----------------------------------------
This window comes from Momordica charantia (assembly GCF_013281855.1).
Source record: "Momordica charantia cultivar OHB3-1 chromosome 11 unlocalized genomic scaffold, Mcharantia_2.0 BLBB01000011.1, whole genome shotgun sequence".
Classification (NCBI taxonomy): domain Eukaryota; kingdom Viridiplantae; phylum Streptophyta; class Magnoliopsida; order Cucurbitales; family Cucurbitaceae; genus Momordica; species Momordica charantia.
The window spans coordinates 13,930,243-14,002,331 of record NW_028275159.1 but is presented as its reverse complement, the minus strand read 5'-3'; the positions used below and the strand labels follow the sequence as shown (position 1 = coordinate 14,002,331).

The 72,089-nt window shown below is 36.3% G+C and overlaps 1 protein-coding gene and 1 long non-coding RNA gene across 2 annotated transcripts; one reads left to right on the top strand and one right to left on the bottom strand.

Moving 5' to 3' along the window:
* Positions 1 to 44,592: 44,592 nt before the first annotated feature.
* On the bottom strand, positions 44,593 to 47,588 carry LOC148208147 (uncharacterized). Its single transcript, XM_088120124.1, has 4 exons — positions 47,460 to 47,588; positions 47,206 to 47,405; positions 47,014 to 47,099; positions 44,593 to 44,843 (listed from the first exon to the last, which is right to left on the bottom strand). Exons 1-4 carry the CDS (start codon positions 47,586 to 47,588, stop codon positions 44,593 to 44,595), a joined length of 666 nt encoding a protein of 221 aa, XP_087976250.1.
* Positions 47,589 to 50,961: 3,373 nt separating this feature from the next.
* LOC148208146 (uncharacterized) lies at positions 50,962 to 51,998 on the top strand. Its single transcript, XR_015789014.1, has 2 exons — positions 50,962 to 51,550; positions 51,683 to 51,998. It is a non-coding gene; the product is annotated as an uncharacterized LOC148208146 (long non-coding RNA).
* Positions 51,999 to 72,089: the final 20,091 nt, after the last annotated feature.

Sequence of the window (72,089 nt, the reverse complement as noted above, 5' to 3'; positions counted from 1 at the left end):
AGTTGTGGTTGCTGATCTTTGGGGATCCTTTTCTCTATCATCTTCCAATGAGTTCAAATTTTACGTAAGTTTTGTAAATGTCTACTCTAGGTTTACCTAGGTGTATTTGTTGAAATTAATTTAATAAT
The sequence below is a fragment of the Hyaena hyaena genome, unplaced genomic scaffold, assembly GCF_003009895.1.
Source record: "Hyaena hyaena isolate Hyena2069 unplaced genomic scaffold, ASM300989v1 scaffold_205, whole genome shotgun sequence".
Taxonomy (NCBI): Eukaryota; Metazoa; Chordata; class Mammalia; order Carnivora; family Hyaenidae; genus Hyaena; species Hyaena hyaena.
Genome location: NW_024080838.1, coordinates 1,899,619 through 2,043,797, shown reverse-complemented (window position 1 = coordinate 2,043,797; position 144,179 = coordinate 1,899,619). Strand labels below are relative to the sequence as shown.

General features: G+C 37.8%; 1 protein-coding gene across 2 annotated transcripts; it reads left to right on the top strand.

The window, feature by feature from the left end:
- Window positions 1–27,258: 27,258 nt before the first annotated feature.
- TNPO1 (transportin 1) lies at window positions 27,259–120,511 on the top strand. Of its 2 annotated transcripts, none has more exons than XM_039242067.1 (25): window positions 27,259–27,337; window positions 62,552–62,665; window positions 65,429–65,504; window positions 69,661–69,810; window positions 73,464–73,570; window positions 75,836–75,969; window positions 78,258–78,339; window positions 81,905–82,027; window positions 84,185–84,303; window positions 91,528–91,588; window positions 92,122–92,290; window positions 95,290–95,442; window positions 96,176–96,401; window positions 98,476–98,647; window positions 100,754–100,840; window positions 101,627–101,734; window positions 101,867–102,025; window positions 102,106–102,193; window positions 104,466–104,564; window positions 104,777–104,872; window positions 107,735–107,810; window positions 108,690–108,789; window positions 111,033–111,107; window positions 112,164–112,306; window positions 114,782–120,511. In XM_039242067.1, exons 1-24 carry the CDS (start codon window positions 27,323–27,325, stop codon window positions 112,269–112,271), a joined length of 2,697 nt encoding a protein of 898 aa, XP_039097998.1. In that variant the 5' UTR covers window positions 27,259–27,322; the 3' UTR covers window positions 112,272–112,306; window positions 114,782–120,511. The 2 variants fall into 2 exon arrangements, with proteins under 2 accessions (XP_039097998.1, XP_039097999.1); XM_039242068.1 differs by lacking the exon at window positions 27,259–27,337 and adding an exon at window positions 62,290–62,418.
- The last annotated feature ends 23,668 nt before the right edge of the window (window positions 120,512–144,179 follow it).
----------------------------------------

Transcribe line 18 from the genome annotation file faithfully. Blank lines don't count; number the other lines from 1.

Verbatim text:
General features: G+C 37.8%; 1 protein-coding gene across 2 annotated transcripts; it reads left to right on the top strand.